I come in and my captain asks, “How are you hitting ‘em.” At home I was pocketing everything as long as the contact point was exposed. So I said super confidently, “Very well.” So he says, “Okay, I’m putting you in last.” I wasn’t expecting that but I guess , “giddy up!” This let our stronger players tear through the belly of their team even if our weaker players struggled. It just made it more likely I might need to win my game for the round point.

The pressure was on me something fierce. I was nervous as hell. Adrenaline pumping. Shaking a bit. But I told myself it was like shooting a buck. You’re going to feel this way, it’s not going away, so commit to the idea that you’re going to have to embrace it and perform while it’s happening. I never did settle in fully. It was always there.

The first game I started my run out and made it to the 8 ball but overran position and couldn’t pocket it without shooting a windy. A windy is a shot that ain’t happening. So I play one of those open table safeties where I can place the cueball somewhere where they can hit balls but can’t pocket anything. I figured I was going to come back to a rough safety but at least I get to see the table again. My opponent plays safe poorly and lets me see the 8 ball. This time I don’t see another open table safe option. Things are looking too good for them. All I have is a bank to the side pocket that’s half covered by their ball in a way that any contact with their ball will make me miss. I figure that’s all I have so might as well attack and drill it in beautifully. I love winning on their safety. So they left a lot of balls on the table.

At the end of the second round I’m breaking against a player I don’t think I’ve ever won a game against. And again this game was the decider for the round. I found out that night that the best way to face him is to not let him shoot, because I broke and ran that rack. He wasn’t happy but he couldn’t help but compliment the out. High fives for the home team.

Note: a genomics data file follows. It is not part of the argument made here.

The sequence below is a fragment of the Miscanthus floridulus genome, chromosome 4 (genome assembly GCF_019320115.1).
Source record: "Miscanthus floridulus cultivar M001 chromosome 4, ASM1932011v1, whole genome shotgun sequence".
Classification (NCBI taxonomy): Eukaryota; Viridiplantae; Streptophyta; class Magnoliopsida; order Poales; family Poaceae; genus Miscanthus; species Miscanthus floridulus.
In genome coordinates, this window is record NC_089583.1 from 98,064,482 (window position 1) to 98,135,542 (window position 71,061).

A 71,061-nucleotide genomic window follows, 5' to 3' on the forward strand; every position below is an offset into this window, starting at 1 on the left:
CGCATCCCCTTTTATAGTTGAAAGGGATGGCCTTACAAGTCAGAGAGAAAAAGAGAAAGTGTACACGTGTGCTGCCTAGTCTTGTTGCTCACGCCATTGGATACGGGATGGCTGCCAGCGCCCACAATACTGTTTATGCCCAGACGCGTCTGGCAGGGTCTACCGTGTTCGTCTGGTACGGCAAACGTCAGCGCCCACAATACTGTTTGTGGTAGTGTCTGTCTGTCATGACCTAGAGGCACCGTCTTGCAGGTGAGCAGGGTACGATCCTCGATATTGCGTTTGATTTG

At the end of the third round I’m playing their best player. He’s leading the league in TRs and breaking. Another must-win game for the round. At this point I can lose and still feel like I contributed my share. I can’t remember how it went except that we both had innings at the table. I want to recall we had some safety battles and my kicking skills stood up to the test and won me counter safeties that earned me ball in hand for an easy out.

So I was the decider for all three round points and that also earned us totals for the virtual 4th round point. So we beat them 4-0. That was enough to put us in first place and knock them out of contention. We held on to first for the last few weeks and took the trophy. And my performance that night was clutch and everybody knew it. It felt amazing that night and that pride rekindled at the league banquet as we were presented our trophies for the second consecutive year and I reflected on that glorious night.


Sent from my iPhone using Tapatalk Pro
 

Scott Lee

AzB Gold Member
Gold Member
Silver Member
Joe Balsis made that shot in a final match of the U.S. Open. His intention was to jump the CB into the middle of the rack, and it worked perfectly! IIRC he was playing the Deacon, and Cueball Kelly was the referee, who ruled the shot legal.

Scott Lee
2019 PBIA Instructor of the Year
Director, SPF National Pool School Tour

I've heard of that once before, and as you said the weight parted the seas.

Nicely told story.
Thank you.
 

Scott Lee

AzB Gold Member
Gold Member
Silver Member